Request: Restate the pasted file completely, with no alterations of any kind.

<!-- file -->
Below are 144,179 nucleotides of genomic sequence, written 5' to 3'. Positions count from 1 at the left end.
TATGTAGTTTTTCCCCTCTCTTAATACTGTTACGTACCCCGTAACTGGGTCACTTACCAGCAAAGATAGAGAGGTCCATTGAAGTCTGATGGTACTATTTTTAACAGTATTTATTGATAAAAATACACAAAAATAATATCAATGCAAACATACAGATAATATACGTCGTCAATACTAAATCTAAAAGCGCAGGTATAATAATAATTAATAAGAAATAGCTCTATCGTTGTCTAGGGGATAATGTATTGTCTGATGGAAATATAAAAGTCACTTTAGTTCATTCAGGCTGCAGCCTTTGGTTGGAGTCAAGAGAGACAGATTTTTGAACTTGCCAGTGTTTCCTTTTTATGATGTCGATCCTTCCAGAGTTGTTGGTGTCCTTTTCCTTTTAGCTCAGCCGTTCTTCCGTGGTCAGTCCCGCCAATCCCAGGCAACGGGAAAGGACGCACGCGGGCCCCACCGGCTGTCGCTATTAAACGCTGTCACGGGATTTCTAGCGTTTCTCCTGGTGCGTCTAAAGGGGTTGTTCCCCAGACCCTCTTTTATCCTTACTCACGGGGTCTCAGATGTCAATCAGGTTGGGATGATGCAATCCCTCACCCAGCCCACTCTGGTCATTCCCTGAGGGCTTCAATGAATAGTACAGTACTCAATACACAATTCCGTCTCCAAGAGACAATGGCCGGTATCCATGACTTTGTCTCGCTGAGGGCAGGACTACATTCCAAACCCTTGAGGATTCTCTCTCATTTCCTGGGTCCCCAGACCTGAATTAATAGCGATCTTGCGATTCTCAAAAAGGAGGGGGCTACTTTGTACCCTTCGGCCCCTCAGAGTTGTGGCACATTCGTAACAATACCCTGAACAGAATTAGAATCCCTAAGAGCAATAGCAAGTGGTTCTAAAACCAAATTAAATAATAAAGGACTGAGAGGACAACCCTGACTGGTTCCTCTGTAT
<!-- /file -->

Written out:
Below are 144,179 nucleotides of genomic sequence, written 5' to 3'. Positions count from 1 at the left end.
TATGTAGTTTTTCCCCTCTCTTAATACTGTTACGTACCCCGTAACTGGGTCACTTACCAGCAAAGATAGAGAGGTCCATTGAAGTCTGATGGTACTATTTTTAACAGTATTTATTGATAAAAATACACAAAAATAATATCAATGCAAACATACAGATAATATACGTCGTCAATACTAAATCTAAAAGCGCAGGTATAATAATAATTAATAAGAAATAGCTCTATCGTTGTCTAGGGGATAATGTATTGTCTGATGGAAATATAAAAGTCACTTTAGTTCATTCAGGCTGCAGCCTTTGGTTGGAGTCAAGAGAGACAGATTTTTGAACTTGCCAGTGTTTCCTTTTTATGATGTCGATCCTTCCAGAGTTGTTGGTGTCCTTTTCCTTTTAGCTCAGCCGTTCTTCCGTGGTCAGTCCCGCCAATCCCAGGCAACGGGAAAGGACGCACGCGGGCCCCACCGGCTGTCGCTATTAAACGCTGTCACGGGATTTCTAGCGTTTCTCCTGGTGCGTCTAAAGGGGTTGTTCCCCAGACCCTCTTTTATCCTTACTCACGGGGTCTCAGATGTCAATCAGGTTGGGATGATGCAATCCCTCACCCAGCCCACTCTGGTCATTCCCTGAGGGCTTCAATGAATAGTACAGTACTCAATACACAATTCCGTCTCCAAGAGACAATGGCCGGTATCCATGACTTTGTCTCGCTGAGGGCAGGACTACATTCCAAACCCTTGAGGATTCTCTCTCATTTCCTGGGTCCCCAGACCTGAATTAATAGCGATCTTGCGATTCTCAAAAAGGAGGGGGCTACTTTGTACCCTTCGGCCCCTCAGAGTTGTGGCACATTCGTAACAATACCCTGAACAGAATTAGAATCCCTAAGAGCAATAGCAAGTGGTTCTAAAACCAAATTAAATAATAAAGGACTGAGAGGACAACCCTGACTGGTTCCTCTGTAT